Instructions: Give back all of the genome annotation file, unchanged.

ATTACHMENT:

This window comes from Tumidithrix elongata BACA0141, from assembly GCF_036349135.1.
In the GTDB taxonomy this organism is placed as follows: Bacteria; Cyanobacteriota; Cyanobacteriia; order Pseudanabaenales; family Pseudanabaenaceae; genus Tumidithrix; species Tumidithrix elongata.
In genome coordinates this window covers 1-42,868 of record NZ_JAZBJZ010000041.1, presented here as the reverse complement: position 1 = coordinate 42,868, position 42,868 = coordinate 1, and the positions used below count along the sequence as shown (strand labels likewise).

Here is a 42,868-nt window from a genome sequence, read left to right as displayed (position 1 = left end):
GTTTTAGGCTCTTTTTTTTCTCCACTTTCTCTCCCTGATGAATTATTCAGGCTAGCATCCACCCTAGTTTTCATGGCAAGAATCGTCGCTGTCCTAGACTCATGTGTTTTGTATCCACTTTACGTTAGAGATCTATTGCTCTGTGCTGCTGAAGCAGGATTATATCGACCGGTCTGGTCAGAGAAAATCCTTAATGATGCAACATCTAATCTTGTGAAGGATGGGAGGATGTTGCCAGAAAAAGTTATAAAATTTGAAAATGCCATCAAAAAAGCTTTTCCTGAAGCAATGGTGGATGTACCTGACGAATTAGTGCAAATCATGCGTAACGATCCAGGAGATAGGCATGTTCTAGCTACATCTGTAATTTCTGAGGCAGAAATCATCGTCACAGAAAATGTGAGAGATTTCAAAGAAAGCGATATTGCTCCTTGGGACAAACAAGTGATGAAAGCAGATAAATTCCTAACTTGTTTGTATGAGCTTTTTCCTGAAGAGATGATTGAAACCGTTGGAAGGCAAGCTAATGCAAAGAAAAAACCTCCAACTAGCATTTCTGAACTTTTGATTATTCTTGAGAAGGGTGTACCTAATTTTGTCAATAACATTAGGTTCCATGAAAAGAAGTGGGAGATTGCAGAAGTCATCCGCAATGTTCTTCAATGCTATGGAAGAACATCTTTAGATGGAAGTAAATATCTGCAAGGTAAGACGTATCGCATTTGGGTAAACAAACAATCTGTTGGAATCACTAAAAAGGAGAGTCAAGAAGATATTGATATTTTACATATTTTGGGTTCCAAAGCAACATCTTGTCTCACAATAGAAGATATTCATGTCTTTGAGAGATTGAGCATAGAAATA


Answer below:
This window comes from Tumidithrix elongata BACA0141, from assembly GCF_036349135.1.
In the GTDB taxonomy this organism is placed as follows: Bacteria; Cyanobacteriota; Cyanobacteriia; order Pseudanabaenales; family Pseudanabaenaceae; genus Tumidithrix; species Tumidithrix elongata.
In genome coordinates this window covers 1-42,868 of record NZ_JAZBJZ010000041.1, presented here as the reverse complement: position 1 = coordinate 42,868, position 42,868 = coordinate 1, and the positions used below count along the sequence as shown (strand labels likewise).

Here is a 42,868-nt window from a genome sequence, read left to right as displayed (position 1 = left end):
GTTTTAGGCTCTTTTTTTTCTCCACTTTCTCTCCCTGATGAATTATTCAGGCTAGCATCCACCCTAGTTTTCATGGCAAGAATCGTCGCTGTCCTAGACTCATGTGTTTTGTATCCACTTTACGTTAGAGATCTATTGCTCTGTGCTGCTGAAGCAGGATTATATCGACCGGTCTGGTCAGAGAAAATCCTTAATGATGCAACATCTAATCTTGTGAAGGATGGGAGGATGTTGCCAGAAAAAGTTATAAAATTTGAAAATGCCATCAAAAAAGCTTTTCCTGAAGCAATGGTGGATGTACCTGACGAATTAGTGCAAATCATGCGTAACGATCCAGGAGATAGGCATGTTCTAGCTACATCTGTAATTTCTGAGGCAGAAATCATCGTCACAGAAAATGTGAGAGATTTCAAAGAAAGCGATATTGCTCCTTGGGACAAACAAGTGATGAAAGCAGATAAATTCCTAACTTGTTTGTATGAGCTTTTTCCTGAAGAGATGATTGAAACCGTTGGAAGGCAAGCTAATGCAAAGAAAAAACCTCCAACTAGCATTTCTGAACTTTTGATTATTCTTGAGAAGGGTGTACCTAATTTTGTCAATAACATTAGGTTCCATGAAAAGAAGTGGGAGATTGCAGAAGTCATCCGCAATGTTCTTCAATGCTATGGAAGAACATCTTTAGATGGAAGTAAATATCTGCAAGGTAAGACGTATCGCATTTGGGTAAACAAACAATCTGTTGGAATCACTAAAAAGGAGAGTCAAGAAGATATTGATATTTTACATATTTTGGGTTCCAAAGCAACATCTTGTCTCACAATAGAAGATATTCATGTCTTTGAGAGATTGAGCATAGAAATA